Sunday, 24 April 2011

Making a mock up (after a cock up)

I've got computer problems so this is my second go at this. I'd entered everything (and saved it) but not uploaded for publication when we were struck by a nasty virus. Although the computer is back online I can't get the scanner or drawing/editing software to work and I've lost the original images so I've revisited the initial idea, worked it up again and photographed it on my phone. Not sure how this will work but here goes.....
The book I chose was "Zen and the Art of Motorcycle Maintenance" which I read as a teenager. Those who know it will be aware that it's a road journey with philosophy. The book I have has a cover which I never felt gave the casual book browser a clue as to what they were buying

I found a photo of Robert Pirsig and his son on their bike which I reversed and drew from.
Originally I layered this on top of a map of the USA but without computer imput that is beyond me so I roughed out the design again.

Sorry it's not very clear but you get the gist. I used acrylic paint to rough out the map which means you can see it a bit clearer

 I then painted in the lettering, it's not as fancy as I would like but I guess this is just a mock up? I've used Pthalo Blue, Pthalo Green, Raw Umber, Buff Titanium and White to try and be coherant with colour. I tried to keep the figures quite "blocky" so that they will make sense when reduced in size for the actual book

One of the reasons I used the map was because I think the USA looks a bit like a brain (humour me I'm a veterinary nurse working with brain scanning technology...) I felt the book is realy about a journey through the author's head so I added the outline of the head. Part of me wants to make the map a bit more detailed and add a line to show the route of the journey which was from about where the front wheel is to California in the west but reason tells me this will be a bit too fussy.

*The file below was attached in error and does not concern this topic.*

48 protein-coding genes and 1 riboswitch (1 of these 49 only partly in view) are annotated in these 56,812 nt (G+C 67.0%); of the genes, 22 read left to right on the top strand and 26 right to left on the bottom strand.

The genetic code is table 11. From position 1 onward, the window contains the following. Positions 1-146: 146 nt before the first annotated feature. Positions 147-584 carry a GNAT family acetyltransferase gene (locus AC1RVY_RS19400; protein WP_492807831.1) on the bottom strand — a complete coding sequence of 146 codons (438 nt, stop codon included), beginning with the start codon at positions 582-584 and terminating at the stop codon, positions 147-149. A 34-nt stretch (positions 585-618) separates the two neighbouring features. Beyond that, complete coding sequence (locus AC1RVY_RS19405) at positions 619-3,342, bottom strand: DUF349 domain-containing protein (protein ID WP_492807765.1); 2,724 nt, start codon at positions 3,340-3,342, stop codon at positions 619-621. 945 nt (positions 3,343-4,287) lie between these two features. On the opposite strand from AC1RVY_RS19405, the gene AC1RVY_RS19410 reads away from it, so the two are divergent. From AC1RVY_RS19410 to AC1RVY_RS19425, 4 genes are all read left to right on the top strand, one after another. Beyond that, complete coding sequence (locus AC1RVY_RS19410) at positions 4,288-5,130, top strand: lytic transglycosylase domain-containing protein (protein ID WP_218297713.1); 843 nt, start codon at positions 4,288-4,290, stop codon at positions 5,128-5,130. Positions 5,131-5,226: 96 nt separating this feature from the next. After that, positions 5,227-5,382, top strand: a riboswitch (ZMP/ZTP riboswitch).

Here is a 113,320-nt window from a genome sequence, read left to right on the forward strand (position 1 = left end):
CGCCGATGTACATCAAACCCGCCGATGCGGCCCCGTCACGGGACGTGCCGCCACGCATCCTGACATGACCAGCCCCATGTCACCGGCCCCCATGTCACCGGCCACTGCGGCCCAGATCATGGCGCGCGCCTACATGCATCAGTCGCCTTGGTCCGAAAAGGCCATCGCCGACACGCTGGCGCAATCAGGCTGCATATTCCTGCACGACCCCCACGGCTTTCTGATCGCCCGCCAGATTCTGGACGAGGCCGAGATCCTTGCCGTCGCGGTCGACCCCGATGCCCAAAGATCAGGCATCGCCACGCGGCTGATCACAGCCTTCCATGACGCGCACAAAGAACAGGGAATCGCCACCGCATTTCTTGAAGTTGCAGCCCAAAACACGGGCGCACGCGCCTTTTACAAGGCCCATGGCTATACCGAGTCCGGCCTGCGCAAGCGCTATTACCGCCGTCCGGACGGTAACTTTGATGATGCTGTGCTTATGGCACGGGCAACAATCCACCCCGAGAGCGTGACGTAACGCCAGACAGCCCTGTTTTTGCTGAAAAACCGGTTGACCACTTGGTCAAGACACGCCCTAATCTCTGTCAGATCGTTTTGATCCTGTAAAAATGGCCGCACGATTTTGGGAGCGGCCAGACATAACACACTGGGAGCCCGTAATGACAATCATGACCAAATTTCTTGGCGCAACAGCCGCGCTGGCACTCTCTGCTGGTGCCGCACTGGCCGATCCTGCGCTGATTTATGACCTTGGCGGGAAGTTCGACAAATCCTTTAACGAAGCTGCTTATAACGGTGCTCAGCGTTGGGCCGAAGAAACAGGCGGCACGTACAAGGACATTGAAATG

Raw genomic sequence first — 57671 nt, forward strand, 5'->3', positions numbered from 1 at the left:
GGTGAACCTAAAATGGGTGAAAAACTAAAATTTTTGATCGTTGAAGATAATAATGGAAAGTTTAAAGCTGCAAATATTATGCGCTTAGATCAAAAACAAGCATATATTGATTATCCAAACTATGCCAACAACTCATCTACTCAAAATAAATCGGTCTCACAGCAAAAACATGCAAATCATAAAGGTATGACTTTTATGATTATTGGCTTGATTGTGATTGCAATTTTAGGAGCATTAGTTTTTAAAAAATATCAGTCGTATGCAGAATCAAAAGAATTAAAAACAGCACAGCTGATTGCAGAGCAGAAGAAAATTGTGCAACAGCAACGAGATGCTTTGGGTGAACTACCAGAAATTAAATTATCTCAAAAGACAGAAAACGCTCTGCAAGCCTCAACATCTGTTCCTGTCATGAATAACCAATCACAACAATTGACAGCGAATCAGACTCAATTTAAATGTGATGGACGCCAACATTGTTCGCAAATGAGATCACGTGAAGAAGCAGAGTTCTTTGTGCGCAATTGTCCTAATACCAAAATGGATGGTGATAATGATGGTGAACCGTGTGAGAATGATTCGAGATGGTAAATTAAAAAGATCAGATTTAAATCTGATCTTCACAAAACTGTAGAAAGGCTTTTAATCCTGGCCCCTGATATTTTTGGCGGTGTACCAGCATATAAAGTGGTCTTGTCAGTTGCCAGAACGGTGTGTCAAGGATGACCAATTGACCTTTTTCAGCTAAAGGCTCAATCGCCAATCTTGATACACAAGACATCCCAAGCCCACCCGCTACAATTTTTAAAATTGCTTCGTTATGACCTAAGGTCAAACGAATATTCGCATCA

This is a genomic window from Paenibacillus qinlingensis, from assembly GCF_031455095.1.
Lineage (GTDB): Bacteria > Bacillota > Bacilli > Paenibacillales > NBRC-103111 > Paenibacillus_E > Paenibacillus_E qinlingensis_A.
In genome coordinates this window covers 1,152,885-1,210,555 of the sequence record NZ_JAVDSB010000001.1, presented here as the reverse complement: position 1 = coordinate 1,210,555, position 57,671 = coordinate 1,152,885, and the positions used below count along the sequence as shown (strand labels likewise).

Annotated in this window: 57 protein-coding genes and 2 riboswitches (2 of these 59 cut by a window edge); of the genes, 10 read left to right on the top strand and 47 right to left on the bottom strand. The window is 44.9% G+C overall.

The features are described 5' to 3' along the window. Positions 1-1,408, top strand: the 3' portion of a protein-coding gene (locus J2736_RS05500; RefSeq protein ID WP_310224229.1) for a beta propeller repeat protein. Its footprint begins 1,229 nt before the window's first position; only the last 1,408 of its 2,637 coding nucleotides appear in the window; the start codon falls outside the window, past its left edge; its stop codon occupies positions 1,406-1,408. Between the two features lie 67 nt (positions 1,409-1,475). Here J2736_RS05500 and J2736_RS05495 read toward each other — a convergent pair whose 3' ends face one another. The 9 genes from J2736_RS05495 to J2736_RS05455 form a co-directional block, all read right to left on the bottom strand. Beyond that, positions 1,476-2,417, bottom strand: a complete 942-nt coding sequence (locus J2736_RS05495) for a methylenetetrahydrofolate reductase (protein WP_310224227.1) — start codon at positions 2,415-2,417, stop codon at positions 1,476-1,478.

I found I could crop the original in Paint so you get;

Which looks a bit more finished. I think my choice of colours may be too muted to attract casual buyers but maybe proper lettering would add punch. The green is brighter in my original, with proper software I think I would like to liven things up a bit, can I have some embossing  on my cover or is this to be a budget publication?

Client visuals - examples

1) The brief is to create an image that feels futuristic, bold, fairly simple and slightly unnerving. The album looks into a future that is not entirely golden, rather sterile, impersonal and automated where humans are a little afraid of the machines that were built to serve them.

This is brilliant. He's a singer, he looks scared. The colours are simple, slightly brutal. The lines are reminiscent of those on the screen of an old computer, this is the future as imagined in the 1960's, Flash Gordon and Star Trek. It fits the album perfectly. (artist not named on album)

2) This is a tribute album. It feeds on nostalgia and affection but must not be sentimental. The target audience are probably over 30 many 40-50+ they need something that is sophisticated but doesn't remind them that they are ageing themselves.
Sir Peter Blake is brilliant. This is a lovely, respectful portrait of a man who is older but doesn't feel it. It's attractive to it's target audience (so much that I bought the album, having never listened to John Peel, because I love the picture - and like a few if the songs)

3) The target audience are late teenagers and their parents. The subject is important to them but not exciting. The illustration is to be used to lighten the subject matter, and to grab their attention when they are leafing through a lot of papers filled with information.
Clear, simple bright and eyecatching. The message is finance and the illustration makes it clear. Not too many colours to keep it cheap, but the choice of colours doesn't look cheap. Doesn't take attention away from the text, you feel you need to read the message to understand what is important about it. (original artist not named)